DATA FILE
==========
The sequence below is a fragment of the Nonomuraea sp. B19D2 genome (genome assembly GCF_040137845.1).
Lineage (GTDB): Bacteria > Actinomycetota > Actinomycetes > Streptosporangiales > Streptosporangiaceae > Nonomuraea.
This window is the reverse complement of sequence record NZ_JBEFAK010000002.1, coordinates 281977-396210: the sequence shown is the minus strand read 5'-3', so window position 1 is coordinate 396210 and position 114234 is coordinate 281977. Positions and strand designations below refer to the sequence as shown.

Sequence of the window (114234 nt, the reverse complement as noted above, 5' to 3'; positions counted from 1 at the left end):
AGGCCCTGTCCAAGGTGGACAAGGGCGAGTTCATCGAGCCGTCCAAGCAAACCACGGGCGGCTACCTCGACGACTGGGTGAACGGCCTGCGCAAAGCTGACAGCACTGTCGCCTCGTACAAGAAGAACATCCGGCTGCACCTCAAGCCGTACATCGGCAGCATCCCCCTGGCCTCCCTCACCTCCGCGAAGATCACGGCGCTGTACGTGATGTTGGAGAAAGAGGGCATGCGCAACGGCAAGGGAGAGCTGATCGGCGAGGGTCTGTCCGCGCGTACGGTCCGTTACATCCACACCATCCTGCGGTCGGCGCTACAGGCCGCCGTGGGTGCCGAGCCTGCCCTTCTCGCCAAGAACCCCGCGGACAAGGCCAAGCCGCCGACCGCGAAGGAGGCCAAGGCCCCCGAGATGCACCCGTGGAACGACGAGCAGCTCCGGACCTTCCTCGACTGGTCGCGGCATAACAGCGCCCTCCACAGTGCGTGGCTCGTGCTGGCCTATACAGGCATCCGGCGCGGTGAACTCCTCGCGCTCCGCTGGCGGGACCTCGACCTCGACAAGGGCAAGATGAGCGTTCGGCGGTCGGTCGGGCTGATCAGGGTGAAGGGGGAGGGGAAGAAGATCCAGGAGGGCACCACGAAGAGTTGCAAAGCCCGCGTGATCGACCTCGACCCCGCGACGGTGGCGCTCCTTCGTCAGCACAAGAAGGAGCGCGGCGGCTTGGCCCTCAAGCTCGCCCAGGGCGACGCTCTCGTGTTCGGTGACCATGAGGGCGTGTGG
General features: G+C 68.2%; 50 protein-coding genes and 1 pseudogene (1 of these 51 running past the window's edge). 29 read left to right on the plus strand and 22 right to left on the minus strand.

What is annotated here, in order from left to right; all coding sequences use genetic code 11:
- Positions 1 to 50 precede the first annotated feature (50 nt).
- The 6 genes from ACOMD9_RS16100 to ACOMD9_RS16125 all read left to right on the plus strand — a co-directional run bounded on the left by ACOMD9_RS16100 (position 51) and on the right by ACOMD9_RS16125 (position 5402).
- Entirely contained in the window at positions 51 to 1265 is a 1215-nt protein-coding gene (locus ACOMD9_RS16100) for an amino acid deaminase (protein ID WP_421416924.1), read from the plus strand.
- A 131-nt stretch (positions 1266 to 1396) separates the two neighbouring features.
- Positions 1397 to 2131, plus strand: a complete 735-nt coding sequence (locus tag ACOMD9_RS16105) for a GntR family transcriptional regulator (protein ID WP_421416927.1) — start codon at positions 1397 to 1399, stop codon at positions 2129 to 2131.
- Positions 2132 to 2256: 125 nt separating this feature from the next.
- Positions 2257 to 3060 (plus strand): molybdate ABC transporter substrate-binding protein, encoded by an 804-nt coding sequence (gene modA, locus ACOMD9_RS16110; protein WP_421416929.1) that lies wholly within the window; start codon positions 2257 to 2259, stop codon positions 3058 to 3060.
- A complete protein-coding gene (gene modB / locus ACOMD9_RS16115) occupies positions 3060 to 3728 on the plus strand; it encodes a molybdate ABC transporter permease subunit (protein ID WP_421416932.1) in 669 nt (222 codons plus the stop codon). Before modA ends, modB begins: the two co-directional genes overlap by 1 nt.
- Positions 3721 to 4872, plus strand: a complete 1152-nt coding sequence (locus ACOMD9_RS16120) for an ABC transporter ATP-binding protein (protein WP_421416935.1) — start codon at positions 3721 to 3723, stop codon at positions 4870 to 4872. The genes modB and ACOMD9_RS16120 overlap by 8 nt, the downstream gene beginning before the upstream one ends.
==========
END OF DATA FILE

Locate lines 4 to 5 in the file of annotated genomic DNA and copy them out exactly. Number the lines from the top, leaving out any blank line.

Sequence of the window (114234 nt, the reverse complement as noted above, 5' to 3'; positions counted from 1 at the left end):
AGGCCCTGTCCAAGGTGGACAAGGGCGAGTTCATCGAGCCGTCCAAGCAAACCACGGGCGGCTACCTCGACGACTGGGTGAACGGCCTGCGCAAAGCTGACAGCACTGTCGCCTCGTACAAGAAGAACATCCGGCTGCACCTCAAGCCGTACATCGGCAGCATCCCCCTGGCCTCCCTCACCTCCGCGAAGATCACGGCGCTGTACGTGATGTTGGAGAAAGAGGGCATGCGCAACGGCAAGGGAGAGCTGATCGGCGAGGGTCTGTCCGCGCGTACGGTCCGTTACATCCACACCATCCTGCGGTCGGCGCTACAGGCCGCCGTGGGTGCCGAGCCTGCCCTTCTCGCCAAGAACCCCGCGGACAAGGCCAAGCCGCCGACCGCGAAGGAGGCCAAGGCCCCCGAGATGCACCCGTGGAACGACGAGCAGCTCCGGACCTTCCTCGACTGGTCGCGGCATAACAGCGCCCTCCACAGTGCGTGGCTCGTGCTGGCCTATACAGGCATCCGGCGCGGTGAACTCCTCGCGCTCCGCTGGCGGGACCTCGACCTCGACAAGGGCAAGATGAGCGTTCGGCGGTCGGTCGGGCTGATCAGGGTGAAGGGGGAGGGGAAGAAGATCCAGGAGGGCACCACGAAGAGTTGCAAAGCCCGCGTGATCGACCTCGACCCCGCGACGGTGGCGCTCCTTCGTCAGCACAAGAAGGAGCGCGGCGGCTTGGCCCTCAAGCTCGCCCAGGGCGACGCTCTCGTGTTCGGTGACCATGAGGGCGTGTGG